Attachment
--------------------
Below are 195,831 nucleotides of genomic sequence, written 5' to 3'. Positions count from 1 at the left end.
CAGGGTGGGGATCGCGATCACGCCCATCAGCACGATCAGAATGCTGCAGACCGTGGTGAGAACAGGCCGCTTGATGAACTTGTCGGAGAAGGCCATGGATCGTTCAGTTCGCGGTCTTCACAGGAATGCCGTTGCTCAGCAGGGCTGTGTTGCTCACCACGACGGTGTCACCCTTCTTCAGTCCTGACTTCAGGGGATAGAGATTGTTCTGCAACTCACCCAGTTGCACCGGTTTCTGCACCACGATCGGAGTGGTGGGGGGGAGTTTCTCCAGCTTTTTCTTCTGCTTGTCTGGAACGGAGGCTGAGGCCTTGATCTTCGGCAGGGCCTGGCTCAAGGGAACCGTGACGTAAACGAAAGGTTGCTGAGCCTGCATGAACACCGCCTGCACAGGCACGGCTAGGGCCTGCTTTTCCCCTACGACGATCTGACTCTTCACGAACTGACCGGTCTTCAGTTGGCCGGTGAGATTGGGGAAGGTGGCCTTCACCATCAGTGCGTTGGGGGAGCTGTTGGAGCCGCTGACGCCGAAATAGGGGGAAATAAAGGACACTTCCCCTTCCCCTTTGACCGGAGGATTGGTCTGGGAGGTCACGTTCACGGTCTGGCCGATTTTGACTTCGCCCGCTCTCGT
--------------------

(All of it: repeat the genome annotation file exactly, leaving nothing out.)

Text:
Below are 195,831 nucleotides of genomic sequence, written 5' to 3'. Positions count from 1 at the left end.
CAGGGTGGGGATCGCGATCACGCCCATCAGCACGATCAGAATGCTGCAGACCGTGGTGAGAACAGGCCGCTTGATGAACTTGTCGGAGAAGGCCATGGATCGTTCAGTTCGCGGTCTTCACAGGAATGCCGTTGCTCAGCAGGGCTGTGTTGCTCACCACGACGGTGTCACCCTTCTTCAGTCCTGACTTCAGGGGATAGAGATTGTTCTGCAACTCACCCAGTTGCACCGGTTTCTGCACCACGATCGGAGTGGTGGGGGGGAGTTTCTCCAGCTTTTTCTTCTGCTTGTCTGGAACGGAGGCTGAGGCCTTGATCTTCGGCAGGGCCTGGCTCAAGGGAACCGTGACGTAAACGAAAGGTTGCTGAGCCTGCATGAACACCGCCTGCACAGGCACGGCTAGGGCCTGCTTTTCCCCTACGACGATCTGACTCTTCACGAACTGACCGGTCTTCAGTTGGCCGGTGAGATTGGGGAAGGTGGCCTTCACCATCAGTGCGTTGGGGGAGCTGTTGGAGCCGCTGACGCCGAAATAGGGGGAAATAAAGGACACTTCCCCTTCCCCTTTGACCGGAGGATTGGTCTGGGAGGTCACGTTCACGGTCTGGCCGATTTTGACTTCGCCCGCTCTCGT